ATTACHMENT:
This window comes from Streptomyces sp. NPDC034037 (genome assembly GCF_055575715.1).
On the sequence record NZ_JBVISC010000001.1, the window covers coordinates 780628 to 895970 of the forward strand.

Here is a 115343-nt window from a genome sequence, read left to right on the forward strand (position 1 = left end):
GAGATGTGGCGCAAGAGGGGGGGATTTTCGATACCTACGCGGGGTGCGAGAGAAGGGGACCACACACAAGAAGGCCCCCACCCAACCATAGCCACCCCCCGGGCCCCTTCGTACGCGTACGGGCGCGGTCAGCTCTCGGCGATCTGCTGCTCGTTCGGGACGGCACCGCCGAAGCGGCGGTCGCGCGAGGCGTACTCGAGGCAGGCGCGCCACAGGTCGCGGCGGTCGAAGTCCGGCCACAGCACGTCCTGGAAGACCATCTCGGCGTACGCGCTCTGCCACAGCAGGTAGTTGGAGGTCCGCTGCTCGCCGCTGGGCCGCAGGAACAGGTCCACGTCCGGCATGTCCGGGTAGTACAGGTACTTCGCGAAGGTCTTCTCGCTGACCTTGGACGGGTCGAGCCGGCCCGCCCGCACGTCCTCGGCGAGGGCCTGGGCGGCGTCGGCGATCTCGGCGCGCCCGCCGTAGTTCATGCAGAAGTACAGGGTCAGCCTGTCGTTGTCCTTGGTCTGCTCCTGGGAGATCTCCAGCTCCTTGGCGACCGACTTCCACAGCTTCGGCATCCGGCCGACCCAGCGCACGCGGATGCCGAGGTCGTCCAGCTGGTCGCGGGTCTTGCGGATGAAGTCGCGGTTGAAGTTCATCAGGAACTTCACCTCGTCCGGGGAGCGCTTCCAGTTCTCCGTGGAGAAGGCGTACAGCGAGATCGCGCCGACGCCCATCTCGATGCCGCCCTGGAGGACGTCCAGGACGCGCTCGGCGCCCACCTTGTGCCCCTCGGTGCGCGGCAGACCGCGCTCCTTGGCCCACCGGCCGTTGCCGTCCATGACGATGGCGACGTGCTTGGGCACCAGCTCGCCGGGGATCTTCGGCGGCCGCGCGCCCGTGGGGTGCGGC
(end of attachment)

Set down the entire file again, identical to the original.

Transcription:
This window comes from Streptomyces sp. NPDC034037 (genome assembly GCF_055575715.1).
On the sequence record NZ_JBVISC010000001.1, the window covers coordinates 780628 to 895970 of the forward strand.

Here is a 115343-nt window from a genome sequence, read left to right on the forward strand (position 1 = left end):
GAGATGTGGCGCAAGAGGGGGGGATTTTCGATACCTACGCGGGGTGCGAGAGAAGGGGACCACACACAAGAAGGCCCCCACCCAACCATAGCCACCCCCCGGGCCCCTTCGTACGCGTACGGGCGCGGTCAGCTCTCGGCGATCTGCTGCTCGTTCGGGACGGCACCGCCGAAGCGGCGGTCGCGCGAGGCGTACTCGAGGCAGGCGCGCCACAGGTCGCGGCGGTCGAAGTCCGGCCACAGCACGTCCTGGAAGACCATCTCGGCGTACGCGCTCTGCCACAGCAGGTAGTTGGAGGTCCGCTGCTCGCCGCTGGGCCGCAGGAACAGGTCCACGTCCGGCATGTCCGGGTAGTACAGGTACTTCGCGAAGGTCTTCTCGCTGACCTTGGACGGGTCGAGCCGGCCCGCCCGCACGTCCTCGGCGAGGGCCTGGGCGGCGTCGGCGATCTCGGCGCGCCCGCCGTAGTTCATGCAGAAGTACAGGGTCAGCCTGTCGTTGTCCTTGGTCTGCTCCTGGGAGATCTCCAGCTCCTTGGCGACCGACTTCCACAGCTTCGGCATCCGGCCGACCCAGCGCACGCGGATGCCGAGGTCGTCCAGCTGGTCGCGGGTCTTGCGGATGAAGTCGCGGTTGAAGTTCATCAGGAACTTCACCTCGTCCGGGGAGCGCTTCCAGTTCTCCGTGGAGAAGGCGTACAGCGAGATCGCGCCGACGCCCATCTCGATGCCGCCCTGGAGGACGTCCAGGACGCGCTCGGCGCCCACCTTGTGCCCCTCGGTGCGCGGCAGACCGCGCTCCTTGGCCCACCGGCCGTTGCCGTCCATGACGATGGCGACGTGCTTGGGCACCAGCTCGCCGGGGATCTTCGGCGGCCGCGCGCCCGTGGGGTGCGGC